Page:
So, what happens during a migraine?

There are several different theories. The most medically well-supported is that brain chemical imbalances cause a change in the activity of the brainstem and its interactions with the trigeminal nerve, causing the release of chemicals called neuropeptides. The neuropeptides flood the meninges, triggering widespread vasodilation of the meningal blood vessels, serotonin uptake inhibition, autonomic nervous system involvement, and quite a lot of really moderate-to-severe and biologically unregulated pain. This can occur over a longish period of time, in a series of phases, or quickly and all at once — I’ve experienced both kinds and neither is what can be described as “fun.”

The occurance of a “phased” migraine follows this general pattern: prodrome, aura, the actual headache, and postdrome. Even so, not every migraineur follows this pattern or experiences all aspects of this pattern. I personally, typically have all four stages, so that’s what I’ll talk about next.

Prodrome is a medical term used to describe the precursor symptoms of a disease that manifest prior to the activation of the disease itself. For a generalized example: feeling tired or headachy or not having an appetite just before you really get hammered by a sinus infection or the flu. That “I’m getting sick” feeling is prodrome for infectious diseases. For migraineurs, prodrome can start a day or two before the actual headache itself hits and the vast majority of migraineurs experience precursor symptoms, a great many of them linked to the alterations in brain chemistry we experience during the lead up to a migraine. My own most common prodrome symptom is the fatigue/depression/sleepiness trifecta — and by that, I mean when I’m in prodrome it’s way beyond ordinary day-to-day tiredness and well into the land of watch Dr. Harada become an utterly sessile mass that could not be asked to get out of bed if a smoke alarm is going off. Really. When I was in college I had to be physically removed from bed by my roommate and a residence associate during a fire drill because I was deep in prodrome and I absolutely could not work up any desire to even begin to think about moving. The hyperactive prodrome I experienced before going over to John Q’s House of WTF is almost entirely alien to my adult experience of my condition, though my Dad tells me that my early childhood prodrome symptoms tended to involve being insanely hyper and highly irritable. A great many of the common prodrome symptoms — fatigue, depression, hyperactivity, irritability, mood swings, euphoria — are also symptoms of serotonin deficiency, which occurs during migraines, and others — such as a stiff neck, parasthesia in the hands and face, cravings for sweets/salty foods, assorted digestion upsets — are symptomatic of autonomic nervous system involvement triggered by irritation of the trigeminal nucleus. The vast majority of migraineurs experience prodrome of some variety — it’s a major self-diagnostic method for incipient migraine in sufferers, our friends and family — and the symptoms can start anywhere from days to hours in advance.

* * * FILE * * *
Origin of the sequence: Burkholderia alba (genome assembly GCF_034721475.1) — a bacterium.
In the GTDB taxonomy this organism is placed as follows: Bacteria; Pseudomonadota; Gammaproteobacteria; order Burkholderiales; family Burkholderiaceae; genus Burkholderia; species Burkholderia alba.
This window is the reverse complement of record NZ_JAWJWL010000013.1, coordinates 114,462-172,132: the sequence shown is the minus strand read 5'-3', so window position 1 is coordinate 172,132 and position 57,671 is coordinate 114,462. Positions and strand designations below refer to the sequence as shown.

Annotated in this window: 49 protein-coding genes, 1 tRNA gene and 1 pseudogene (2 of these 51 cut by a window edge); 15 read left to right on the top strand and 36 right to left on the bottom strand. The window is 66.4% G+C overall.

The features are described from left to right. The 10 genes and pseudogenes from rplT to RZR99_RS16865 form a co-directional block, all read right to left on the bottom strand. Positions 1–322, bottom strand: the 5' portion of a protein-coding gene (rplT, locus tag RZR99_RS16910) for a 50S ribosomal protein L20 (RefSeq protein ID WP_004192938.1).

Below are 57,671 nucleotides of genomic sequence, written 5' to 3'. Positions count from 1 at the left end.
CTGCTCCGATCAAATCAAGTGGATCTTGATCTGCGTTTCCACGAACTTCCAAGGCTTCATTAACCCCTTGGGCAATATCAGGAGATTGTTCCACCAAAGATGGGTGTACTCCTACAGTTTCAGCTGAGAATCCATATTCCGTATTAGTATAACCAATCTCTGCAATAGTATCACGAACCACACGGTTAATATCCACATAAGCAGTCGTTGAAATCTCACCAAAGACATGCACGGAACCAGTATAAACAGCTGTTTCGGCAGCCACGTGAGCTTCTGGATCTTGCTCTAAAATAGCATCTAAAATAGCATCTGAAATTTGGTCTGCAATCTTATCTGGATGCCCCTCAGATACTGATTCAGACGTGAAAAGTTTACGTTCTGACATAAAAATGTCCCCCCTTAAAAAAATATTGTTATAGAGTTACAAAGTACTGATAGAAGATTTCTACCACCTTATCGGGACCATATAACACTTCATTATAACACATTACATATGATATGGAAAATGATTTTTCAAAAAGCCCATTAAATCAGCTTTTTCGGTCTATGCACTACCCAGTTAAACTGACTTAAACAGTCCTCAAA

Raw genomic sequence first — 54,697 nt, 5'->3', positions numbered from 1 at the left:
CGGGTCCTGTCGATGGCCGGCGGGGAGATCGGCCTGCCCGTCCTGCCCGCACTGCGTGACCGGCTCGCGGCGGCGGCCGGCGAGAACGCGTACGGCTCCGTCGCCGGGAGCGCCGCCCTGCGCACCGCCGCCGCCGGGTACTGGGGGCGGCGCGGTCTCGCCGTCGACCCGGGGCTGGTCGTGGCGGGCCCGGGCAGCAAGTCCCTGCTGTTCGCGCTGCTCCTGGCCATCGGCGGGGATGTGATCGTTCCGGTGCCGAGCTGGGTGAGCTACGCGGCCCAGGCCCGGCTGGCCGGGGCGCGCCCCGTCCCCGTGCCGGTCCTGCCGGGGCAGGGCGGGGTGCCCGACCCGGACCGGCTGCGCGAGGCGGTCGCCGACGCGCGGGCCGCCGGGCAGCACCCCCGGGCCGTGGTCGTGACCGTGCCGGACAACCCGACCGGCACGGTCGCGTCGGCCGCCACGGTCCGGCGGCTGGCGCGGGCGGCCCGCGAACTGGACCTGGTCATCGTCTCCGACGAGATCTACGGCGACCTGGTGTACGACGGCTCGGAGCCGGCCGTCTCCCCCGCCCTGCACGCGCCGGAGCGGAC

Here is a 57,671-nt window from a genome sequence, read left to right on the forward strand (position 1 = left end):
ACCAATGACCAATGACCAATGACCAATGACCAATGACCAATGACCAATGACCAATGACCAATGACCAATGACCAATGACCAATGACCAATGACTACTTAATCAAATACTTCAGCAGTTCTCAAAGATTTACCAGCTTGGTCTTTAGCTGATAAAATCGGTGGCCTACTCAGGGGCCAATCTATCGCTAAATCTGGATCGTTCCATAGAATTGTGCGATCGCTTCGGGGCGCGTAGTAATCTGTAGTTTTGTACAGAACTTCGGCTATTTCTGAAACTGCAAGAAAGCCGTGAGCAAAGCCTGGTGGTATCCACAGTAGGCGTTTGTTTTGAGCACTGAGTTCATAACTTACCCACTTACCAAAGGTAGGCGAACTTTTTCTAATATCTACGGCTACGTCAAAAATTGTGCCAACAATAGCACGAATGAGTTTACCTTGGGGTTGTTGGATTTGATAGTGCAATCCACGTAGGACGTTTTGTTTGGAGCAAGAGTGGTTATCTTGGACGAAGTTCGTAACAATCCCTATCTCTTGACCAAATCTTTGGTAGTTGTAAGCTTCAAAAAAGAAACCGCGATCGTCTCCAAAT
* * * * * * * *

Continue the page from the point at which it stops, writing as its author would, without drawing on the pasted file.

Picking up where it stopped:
Aura is probably the thing most people who’ve never had a migraine have at least heard of before in relation to the condition. “Aura” is the medical term used to describe the neurological phenomena that occur immediately prior to/in conjunction with the migraine itself. The most well-known examples of migraine aura are the visual phenomena — scotomata (blind spots, larger and more physically visible than the naturally occurring blind spot in human vision), scintillating scotomata (flashes of colored light that may or may not arrange themselves into patterns — these are also called fortification spectra or teichopsia, because of their resemblance to physical structures like castle walls and battlements), hemianopsia (partial loss of vision in one or both eyes), photopsia (flashes of black and white light), tunnel vision. Some people experience complete, temporary blindness in one or both eyes during particularly severe auras and the accompanying migraine. Relatively decent examples of what these effects look like can be found here:

Simulations from YouTube: